🔍 Also Read: VoIP Implementation Checklist – A Comprehensive Guide

VoIP QoS Best Practices

Start by learning how your VoIP system works since every network and router configuration is different. Read the instructions, guides, and manuals from your VoIP provider to understand how it functions and how to reduce network congestion.

Do your research on common network benchmarks so you can pinpoint any issues and troubleshoot effectively. 

To know the ideal metrics, Cisco recommends this:

  • Packet loss under 1% to prevent audio errors, with no loss for VoIP. 
  • Delay in real-time voice traffic should be under 150ms one-way. 
  • Jitter should also be minimized as it adds to the delay.

Research shows the most important Quality of Service metrics are jitter, bandwidth, and voip packet loss. Getting familiar with these benchmarks will help you optimize your VoIP solution for clear call quality by prioritizing voice traffic on your network. 

Look into other benchmarks besides the typical ones to further enhance call quality, which are: 

  • Prioritize network traffic by type, not device, so bandwidth is used wisely. Manage each connected device’s bandwidth separately since queuing depends on the nature of the traffic.
  • If your VoIP phone has a DSCP header, assign high priority to that traffic. Remember to configure both incoming and outgoing RTP packets with DSCP 46 to utilize your DSCP 46 system fully.
  • Use advanced queuing techniques like setting trusted mode on switches so they easily recognize DSCP packets.
  • Choose a business VoIP provider that is reputable, experienced, and reliable. They should customize solutions to your needs and regularly provide expertise on optimizing call quality.
  • Go with wired Ethernet, instead of WiFi since it offers lower latency and reduced risk of disconnected calls.
  • Regularly test your local area network and wide area network connections to monitor metrics like ping and jitter, preemptively addressing congestion issues.

KrispCall: Advanced VoIP Quality of Service Provider

QoS is critical in a VoIP network to improve support and the user experience. This means choosing a provider with strong infrastructure and networking. One top option is KrispCall. Not only does it offer full VoIP capabilities, but it also provides things like great uptime guarantees and a worldwide network.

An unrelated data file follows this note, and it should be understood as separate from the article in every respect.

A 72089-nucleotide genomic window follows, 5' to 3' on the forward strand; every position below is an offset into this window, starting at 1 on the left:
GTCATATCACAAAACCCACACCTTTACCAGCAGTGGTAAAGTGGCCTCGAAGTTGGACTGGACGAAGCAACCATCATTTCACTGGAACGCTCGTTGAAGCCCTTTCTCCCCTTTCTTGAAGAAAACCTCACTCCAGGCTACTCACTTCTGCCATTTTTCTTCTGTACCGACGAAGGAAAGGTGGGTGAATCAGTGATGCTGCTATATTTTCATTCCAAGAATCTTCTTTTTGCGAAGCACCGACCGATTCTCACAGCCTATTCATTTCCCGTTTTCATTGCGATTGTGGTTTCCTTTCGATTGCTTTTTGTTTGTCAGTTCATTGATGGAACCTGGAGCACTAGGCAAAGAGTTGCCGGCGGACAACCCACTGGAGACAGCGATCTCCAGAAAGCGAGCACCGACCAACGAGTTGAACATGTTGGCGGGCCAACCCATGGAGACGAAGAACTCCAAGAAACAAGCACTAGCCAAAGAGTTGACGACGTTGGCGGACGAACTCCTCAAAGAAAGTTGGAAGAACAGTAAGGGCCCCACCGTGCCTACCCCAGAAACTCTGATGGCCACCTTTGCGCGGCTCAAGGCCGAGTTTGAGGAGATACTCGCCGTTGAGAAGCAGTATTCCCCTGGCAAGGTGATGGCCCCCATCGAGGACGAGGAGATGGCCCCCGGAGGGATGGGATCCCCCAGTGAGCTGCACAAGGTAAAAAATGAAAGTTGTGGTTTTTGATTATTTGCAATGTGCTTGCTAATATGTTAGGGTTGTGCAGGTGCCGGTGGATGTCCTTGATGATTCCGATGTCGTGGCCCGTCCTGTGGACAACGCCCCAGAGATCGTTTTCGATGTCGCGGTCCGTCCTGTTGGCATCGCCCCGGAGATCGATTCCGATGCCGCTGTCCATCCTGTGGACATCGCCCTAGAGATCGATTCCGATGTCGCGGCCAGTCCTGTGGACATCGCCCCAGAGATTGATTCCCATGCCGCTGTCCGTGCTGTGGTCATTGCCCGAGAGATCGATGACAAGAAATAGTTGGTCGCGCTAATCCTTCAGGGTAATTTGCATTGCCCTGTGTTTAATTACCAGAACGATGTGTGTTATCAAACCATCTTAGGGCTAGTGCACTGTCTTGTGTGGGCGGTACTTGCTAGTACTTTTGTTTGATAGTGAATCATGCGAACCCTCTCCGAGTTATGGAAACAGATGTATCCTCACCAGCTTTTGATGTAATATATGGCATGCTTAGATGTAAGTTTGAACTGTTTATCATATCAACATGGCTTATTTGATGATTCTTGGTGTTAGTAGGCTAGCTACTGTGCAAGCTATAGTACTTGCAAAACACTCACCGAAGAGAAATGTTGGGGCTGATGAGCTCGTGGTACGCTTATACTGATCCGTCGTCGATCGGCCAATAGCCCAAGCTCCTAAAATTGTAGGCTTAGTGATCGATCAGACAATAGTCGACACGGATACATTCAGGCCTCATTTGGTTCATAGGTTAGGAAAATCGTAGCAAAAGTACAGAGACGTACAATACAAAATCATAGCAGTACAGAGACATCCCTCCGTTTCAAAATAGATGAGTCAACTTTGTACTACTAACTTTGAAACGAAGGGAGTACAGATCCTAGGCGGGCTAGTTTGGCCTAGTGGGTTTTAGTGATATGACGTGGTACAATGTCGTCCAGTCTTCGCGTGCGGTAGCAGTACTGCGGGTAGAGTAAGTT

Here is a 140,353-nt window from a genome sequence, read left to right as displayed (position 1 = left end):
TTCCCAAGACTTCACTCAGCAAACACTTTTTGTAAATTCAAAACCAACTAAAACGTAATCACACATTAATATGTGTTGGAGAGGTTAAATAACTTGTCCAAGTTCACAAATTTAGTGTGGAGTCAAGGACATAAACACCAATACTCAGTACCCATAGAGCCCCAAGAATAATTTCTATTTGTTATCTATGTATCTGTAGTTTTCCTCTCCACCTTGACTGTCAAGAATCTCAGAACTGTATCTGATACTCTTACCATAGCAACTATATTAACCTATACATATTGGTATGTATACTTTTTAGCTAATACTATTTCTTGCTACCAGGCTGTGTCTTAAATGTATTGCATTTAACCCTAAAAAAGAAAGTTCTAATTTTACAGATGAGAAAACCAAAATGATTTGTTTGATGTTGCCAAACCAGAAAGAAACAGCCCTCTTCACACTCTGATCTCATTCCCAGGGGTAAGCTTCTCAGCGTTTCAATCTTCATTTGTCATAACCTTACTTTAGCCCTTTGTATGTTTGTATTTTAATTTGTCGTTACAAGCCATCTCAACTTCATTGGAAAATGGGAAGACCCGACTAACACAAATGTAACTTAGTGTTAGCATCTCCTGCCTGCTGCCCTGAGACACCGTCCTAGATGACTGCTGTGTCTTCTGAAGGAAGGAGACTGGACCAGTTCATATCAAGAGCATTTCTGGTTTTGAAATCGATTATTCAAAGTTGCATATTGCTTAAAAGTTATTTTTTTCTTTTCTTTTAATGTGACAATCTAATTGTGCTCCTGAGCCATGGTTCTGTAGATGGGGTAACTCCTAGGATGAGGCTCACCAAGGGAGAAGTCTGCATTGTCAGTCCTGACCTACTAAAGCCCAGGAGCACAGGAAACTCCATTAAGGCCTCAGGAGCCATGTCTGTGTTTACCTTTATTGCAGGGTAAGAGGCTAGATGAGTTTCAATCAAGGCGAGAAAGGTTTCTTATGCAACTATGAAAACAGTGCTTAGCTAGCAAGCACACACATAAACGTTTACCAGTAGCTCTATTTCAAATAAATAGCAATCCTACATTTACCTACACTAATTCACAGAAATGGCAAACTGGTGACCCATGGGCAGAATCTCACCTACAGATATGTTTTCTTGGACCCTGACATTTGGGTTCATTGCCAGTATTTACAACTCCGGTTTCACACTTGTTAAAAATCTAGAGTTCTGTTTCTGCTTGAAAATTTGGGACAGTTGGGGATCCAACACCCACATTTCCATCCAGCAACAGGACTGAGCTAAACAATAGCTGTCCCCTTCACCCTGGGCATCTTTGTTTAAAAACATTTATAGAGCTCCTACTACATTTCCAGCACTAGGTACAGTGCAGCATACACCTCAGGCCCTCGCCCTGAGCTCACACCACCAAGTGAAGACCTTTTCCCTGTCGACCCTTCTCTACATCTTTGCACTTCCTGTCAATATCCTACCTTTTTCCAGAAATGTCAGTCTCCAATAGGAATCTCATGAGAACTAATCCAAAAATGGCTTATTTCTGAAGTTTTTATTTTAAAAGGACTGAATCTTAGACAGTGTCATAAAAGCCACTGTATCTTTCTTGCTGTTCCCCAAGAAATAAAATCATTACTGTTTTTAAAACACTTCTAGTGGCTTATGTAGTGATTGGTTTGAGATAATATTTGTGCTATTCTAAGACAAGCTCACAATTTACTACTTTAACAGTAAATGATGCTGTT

In addition, KrispCall offers advanced features such as automatic call distribution, number porting, global reach, and many more. These advanced features enhance communication, streamline call management, and bolster collaboration for both businesses and individuals using their VoIP services, resulting in a seamless experience.

Book a demo with KrispCall today and find out why top enterprises trust KrispCall for their communication needs. 


Quality of Service is an integral part of business communication. It prioritizes voice traffic on your network, enables smooth call experiences, and eliminates jittery connections and packet loss. Remember, a well-configured VoIP system with QoS enabled can significantly enhance your team’s communication and collaboration.

This ultimately helps increase your agent productivity and improve customer satisfaction. Whether you’re a small business owner or a large enterprise, signing up to KrispCall to prioritize VoIP QoS is an investment in clear communication and a more productive work environment.


What is the importance of Quality of Service (QoS) in VOIP Communication?

Quality of Service (QoS) is extremely important in VoIP communication to ensure call quality, bandwidth management, compliance and regulatory requirements, and many more. 

What are the popular QoS Monitoring Tools?

Some of the popular QoS monitoring tools are:
1. Auvik

2. SolarWinds Network Performance Monitor

3. Paessler PRTG Network Monitor

4. SuperOps


What are the factors measured in a VoIP QoS Test?

The main factors measured in a VoIP QoS test are:

1. Latency

2. Jitter

3. Packet loss

4. Mean Opinion Score (MOS)

How does a VoIP issue arise?

Many factors contribute to issues that may arise in VoIP. Some of them include network overload, bandwidth limitations, distance limitations, server issues, and power disruptions. 

Are there any standards for VoIP QoS?

Yes, there are standards for VoIP Quality of Service. Keeping packet loss extremely low, latency under 150 ms one-way, and jitter below 100 ms are the standards that allow VoIP to outperform traditional telephone networks and ensure the clearest, highest-quality calls.

How does QoS improve customer experience? 

A strong QoS guarantees minimal interruptions, quick Internet speeds, low delay, and clear audio/video quality – all of which are absolutely essential for a good experience with phone, video, and data services.

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Dinesh Silwal Co-Founder KrispCall

Dinesh Silwal

Dinesh Silwal is the Co-Founder and Co-CEO of KrispCall. For the past few years, he has been advancing and innovating in the cloud telephony industry, using AI to enhance and improve telephony solutions, and driving KrispCall to the forefront of the field.

Dinesh Silwal

Dinesh Silwal

Dinesh Silwal is the Co-Founder and Co-CEO of KrispCall. For the past few years, he has been advancing and innovating in the cloud telephony industry, using AI to enhance and improve telephony solutions, and driving KrispCall to the forefront of the field.